A detail from Burton’s 1844 Leicester town plan, showing 17 Friar Lane (red) and The Grey Friars (blue), the two properties most associated with Anne Barratt. (Image: ROLLR)

In 1851, Mary was living at The Grey Friars with Anne, supported by five servants – a footman, a cook, two housemaids and a kitchen maid. Anne passed away four years later. She was 68. Her death certificate records that she died at home of ‘chronic disease of the stomach with ulceration’. Her niece, Mary Jane Fawsett was with her when she died.

Anne was buried shortly after November 16, 1855. Her wooden coffin was covered with red or black coloured fabric which was held in place by rows of decorative coffin studs. Other metalwork included eight decorative grip plates with handles, fixed three to a side and at either end, whilst the engraved brass nameplate was fixed to the flat lid.

The head end of Anne Barratt’s coffin was remarkably well preserved. In this image the cloth covering, rows of decorative coffins studs and one of the grip plates and handle can be seen. (Image: ULAS)

The coffin was double-shelled (one coffin inside another), an added expense, and was lined inside with padded fabric. Little of Anne’s body remained but she was probably laid out in a shift-like shroud and she was wearing woollen stockings – the storyteller in me would like to say that they were made by her family’s hosiery business but I don’t know that for certain! Her burial ensemble was finished off with a frilled cloth wrapped around her head and she was wearing earrings.

Top: the frilled cloth wrapped around Anne Barratt’s head. Left: A detail of one of Anne Barratt’s woollen stockings. Right: One of Anne Barratt’s earrings with a faceted stone. (Images: ULAS)

She remained a wealthy woman, as revealed by the bequests and legacies set out in her will. Anne left all of her household goods, furniture, plate and linens to her sister Mary; her clothes and jewellery to her niece Eleanor Dabbs (daughter of her sister Sarah); a gold watch to her nephew William Dabbs; and her mother’s gold watch to his brother John Dabbs. She also left cash legacies for her great-nephew John Barrett Fawsett and niece Mary Elizabeth Fawsett, and her god-daughter Agnes Susan Nedham; as well as money for her servant, Elizabeth Huges.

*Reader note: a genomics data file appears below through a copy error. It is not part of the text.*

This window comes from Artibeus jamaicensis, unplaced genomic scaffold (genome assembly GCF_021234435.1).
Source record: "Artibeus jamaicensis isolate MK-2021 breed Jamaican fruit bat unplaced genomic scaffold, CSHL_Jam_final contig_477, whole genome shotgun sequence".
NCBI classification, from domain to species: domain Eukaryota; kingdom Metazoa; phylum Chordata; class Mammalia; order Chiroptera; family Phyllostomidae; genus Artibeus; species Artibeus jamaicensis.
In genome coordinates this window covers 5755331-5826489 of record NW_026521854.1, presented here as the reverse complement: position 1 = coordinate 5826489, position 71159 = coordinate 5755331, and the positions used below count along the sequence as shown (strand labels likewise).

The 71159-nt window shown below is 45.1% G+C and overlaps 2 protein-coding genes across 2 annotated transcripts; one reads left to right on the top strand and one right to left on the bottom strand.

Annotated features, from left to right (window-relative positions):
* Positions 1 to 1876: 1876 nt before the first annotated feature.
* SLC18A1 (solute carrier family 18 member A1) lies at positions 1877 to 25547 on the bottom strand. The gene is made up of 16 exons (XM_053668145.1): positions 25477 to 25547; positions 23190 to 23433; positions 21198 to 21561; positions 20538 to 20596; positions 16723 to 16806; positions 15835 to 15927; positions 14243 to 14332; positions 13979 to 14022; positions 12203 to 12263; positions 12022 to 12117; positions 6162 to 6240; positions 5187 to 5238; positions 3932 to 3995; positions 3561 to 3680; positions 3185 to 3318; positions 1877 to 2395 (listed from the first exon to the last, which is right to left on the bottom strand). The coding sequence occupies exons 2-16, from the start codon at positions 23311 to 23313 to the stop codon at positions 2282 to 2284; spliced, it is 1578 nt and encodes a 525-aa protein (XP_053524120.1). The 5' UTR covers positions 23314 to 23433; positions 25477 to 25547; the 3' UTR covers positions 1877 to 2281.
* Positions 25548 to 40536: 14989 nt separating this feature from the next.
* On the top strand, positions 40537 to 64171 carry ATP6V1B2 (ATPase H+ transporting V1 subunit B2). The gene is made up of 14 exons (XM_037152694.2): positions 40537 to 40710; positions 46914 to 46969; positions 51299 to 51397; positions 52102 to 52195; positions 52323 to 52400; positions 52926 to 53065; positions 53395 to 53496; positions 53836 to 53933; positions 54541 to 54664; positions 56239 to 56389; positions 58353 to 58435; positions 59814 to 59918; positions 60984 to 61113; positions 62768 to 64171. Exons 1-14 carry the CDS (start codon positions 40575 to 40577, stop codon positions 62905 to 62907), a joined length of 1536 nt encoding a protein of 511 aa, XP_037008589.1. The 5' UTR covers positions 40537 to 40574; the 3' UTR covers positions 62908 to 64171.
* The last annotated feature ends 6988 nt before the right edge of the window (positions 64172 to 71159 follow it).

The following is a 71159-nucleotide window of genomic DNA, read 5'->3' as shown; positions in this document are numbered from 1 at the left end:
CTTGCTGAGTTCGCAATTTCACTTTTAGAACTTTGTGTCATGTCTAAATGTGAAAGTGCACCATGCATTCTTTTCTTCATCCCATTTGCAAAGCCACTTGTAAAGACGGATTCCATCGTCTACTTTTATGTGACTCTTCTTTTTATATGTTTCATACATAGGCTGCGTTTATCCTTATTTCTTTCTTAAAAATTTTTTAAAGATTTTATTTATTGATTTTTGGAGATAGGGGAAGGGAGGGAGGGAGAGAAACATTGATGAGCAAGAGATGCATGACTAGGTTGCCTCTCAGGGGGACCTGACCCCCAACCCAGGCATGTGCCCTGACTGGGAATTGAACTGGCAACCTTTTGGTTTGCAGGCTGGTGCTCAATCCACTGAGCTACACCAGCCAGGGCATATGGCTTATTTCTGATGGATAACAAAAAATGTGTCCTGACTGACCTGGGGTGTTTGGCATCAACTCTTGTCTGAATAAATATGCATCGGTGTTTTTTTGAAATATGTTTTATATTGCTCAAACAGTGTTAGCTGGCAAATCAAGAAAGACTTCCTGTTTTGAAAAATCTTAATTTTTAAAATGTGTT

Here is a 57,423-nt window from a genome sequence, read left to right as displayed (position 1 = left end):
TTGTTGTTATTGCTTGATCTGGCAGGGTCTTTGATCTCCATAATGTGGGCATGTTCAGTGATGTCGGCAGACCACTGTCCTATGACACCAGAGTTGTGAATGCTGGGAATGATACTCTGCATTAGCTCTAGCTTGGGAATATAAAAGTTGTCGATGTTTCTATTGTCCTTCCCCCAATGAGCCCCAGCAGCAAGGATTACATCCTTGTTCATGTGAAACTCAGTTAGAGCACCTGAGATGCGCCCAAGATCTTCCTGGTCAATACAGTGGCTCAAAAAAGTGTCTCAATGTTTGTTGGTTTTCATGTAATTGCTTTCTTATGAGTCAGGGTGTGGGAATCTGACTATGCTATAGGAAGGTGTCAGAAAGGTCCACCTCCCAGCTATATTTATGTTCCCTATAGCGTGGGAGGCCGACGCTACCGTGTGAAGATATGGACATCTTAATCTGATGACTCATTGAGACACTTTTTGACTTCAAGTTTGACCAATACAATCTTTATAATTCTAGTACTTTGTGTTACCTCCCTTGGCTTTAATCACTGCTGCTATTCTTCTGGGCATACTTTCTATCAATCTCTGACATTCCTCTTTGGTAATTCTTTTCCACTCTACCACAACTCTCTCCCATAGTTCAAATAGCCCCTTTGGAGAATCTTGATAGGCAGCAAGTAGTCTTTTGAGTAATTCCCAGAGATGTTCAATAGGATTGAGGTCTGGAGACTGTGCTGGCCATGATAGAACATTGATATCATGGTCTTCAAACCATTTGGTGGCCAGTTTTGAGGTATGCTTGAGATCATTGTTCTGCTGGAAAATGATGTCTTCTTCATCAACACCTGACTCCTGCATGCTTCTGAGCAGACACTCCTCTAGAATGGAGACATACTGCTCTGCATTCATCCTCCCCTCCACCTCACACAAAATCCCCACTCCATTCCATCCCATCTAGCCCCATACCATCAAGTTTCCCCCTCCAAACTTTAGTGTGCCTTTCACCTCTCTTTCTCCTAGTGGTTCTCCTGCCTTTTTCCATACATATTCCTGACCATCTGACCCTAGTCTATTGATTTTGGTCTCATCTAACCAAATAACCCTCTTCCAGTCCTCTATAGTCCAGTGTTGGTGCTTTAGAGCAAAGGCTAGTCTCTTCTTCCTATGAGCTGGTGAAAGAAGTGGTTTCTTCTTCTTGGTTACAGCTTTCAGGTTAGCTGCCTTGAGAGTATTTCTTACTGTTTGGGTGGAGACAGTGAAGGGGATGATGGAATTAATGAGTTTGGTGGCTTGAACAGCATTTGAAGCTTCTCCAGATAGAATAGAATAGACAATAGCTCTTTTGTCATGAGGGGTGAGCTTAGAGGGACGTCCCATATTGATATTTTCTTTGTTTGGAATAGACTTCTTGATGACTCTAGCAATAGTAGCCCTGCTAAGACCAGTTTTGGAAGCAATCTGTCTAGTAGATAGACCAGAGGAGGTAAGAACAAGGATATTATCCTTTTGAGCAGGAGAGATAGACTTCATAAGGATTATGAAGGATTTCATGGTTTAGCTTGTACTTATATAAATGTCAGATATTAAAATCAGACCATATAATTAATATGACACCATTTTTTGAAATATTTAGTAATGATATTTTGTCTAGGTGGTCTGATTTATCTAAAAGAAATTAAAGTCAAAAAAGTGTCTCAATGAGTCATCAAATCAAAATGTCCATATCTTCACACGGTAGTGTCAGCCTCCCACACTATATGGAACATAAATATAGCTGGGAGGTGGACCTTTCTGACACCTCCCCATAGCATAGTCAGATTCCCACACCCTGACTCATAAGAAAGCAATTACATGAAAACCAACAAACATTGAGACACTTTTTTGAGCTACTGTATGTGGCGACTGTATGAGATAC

Anne Barratt was one of the last people to be buried in the graveyard at St Martin’s, which shut the following year. By the mid-19th century, the town’s burial grounds were overcrowded and considered a health hazard. The town council, enabled by the Leicester Burial Act in 1848, had opened Welford Road Cemetery in 1849 and subsequently prohibited interments in the town’s other churchyards and burial grounds which had all effectively shut by 1855.

Anne Barratt’s memorial in St Dunstan’s Chapel in Leicester Cathedral. The memorials above hers are to her sister Elizabeth, and to her parents and her sister Jane. (Images: ULAS)

Today, we found Anne’s grave, unmarked by any gravestone, lost beneath the floor of the old song school since the 1930s. She is not forgotten, however. When the Cathedral reopens, visit St Dunstan’s Chapel and look at the memorials on the wall to the left of the altar. Anne’s is there, beneath memorials to her sister Elizabeth, and her parents and her sister Jane. Look behind you and you will also find a memorial to her brother Thomas on the opposite wall. A Leicester family, still remembered together in a place of worship which must have been so integral to their lives.

NEXT TIME: A blog about coffins. I also have an update on the life of John Wilson Ottey and we will start looking at what analysis of the skeletons will tell us about the people of Leicester.